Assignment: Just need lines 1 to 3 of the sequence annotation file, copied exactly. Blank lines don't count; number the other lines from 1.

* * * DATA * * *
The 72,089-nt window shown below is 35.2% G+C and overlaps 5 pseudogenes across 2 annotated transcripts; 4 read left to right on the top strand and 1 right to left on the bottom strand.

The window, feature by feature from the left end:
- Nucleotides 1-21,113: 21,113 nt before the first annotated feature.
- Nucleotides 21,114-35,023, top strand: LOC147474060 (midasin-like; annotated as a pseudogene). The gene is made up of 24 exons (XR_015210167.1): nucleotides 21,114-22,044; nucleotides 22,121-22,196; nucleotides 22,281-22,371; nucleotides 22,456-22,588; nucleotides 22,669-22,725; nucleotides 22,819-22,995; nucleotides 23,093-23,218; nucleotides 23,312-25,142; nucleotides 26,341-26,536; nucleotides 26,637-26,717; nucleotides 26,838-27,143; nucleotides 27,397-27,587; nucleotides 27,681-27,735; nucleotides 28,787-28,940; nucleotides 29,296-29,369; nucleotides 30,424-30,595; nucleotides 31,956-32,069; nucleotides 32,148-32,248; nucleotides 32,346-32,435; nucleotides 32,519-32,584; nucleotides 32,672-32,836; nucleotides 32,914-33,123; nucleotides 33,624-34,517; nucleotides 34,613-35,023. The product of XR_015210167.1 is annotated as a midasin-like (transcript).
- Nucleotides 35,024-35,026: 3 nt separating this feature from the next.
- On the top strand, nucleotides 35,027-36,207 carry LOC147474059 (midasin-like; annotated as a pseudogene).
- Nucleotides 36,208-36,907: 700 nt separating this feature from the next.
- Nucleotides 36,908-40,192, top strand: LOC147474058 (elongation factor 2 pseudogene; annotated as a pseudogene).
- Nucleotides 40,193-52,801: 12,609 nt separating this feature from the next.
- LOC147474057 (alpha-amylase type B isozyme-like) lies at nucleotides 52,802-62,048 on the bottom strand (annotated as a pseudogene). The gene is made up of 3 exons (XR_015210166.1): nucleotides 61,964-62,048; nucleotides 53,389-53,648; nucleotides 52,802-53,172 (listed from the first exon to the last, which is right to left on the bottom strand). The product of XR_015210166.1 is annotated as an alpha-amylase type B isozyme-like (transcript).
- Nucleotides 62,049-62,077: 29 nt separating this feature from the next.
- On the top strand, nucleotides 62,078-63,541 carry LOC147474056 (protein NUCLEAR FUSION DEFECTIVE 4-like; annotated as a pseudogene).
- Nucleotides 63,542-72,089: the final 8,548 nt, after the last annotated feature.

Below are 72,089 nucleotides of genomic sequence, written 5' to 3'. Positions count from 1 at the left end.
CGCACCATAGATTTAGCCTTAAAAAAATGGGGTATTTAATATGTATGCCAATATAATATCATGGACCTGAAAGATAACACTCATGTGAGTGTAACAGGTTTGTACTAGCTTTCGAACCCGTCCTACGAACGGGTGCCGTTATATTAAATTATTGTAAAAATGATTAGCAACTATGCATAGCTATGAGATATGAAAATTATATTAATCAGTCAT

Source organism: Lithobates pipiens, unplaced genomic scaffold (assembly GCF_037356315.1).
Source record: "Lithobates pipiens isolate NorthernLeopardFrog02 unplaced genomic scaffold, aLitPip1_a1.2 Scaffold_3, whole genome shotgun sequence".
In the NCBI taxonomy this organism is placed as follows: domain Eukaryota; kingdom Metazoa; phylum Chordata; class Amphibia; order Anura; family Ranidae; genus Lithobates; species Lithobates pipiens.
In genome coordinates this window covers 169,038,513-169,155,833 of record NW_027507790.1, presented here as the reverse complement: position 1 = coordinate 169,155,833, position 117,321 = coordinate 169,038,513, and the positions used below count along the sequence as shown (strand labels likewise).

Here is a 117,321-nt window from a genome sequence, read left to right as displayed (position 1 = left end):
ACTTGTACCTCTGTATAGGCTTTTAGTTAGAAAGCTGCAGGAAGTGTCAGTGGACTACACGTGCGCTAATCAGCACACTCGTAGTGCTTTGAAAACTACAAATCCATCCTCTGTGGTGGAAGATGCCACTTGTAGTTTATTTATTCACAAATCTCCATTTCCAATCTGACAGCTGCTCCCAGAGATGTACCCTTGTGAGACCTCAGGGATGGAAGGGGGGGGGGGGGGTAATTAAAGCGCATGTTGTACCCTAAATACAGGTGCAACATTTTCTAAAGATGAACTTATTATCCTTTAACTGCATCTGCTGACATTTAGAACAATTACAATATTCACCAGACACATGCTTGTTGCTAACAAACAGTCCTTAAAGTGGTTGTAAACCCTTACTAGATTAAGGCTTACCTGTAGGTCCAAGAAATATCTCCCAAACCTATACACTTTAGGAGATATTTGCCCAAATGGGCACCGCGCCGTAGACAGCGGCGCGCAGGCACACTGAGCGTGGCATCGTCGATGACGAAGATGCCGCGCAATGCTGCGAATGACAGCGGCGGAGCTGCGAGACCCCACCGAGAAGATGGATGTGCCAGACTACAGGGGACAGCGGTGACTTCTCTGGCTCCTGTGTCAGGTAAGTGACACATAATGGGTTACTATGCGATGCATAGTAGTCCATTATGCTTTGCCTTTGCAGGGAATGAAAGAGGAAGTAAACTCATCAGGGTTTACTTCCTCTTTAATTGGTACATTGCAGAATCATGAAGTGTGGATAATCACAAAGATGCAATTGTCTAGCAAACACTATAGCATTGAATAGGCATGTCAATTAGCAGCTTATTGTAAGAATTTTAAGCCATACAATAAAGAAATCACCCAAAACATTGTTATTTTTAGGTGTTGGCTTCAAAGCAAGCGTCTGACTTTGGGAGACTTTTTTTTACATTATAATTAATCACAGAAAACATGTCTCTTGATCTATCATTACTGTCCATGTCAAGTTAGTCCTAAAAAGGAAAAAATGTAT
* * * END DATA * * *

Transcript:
The 72,089-nt window shown below is 35.2% G+C and overlaps 5 pseudogenes across 2 annotated transcripts; 4 read left to right on the top strand and 1 right to left on the bottom strand.

The window, feature by feature from the left end:
- Nucleotides 1-21,113: 21,113 nt before the first annotated feature.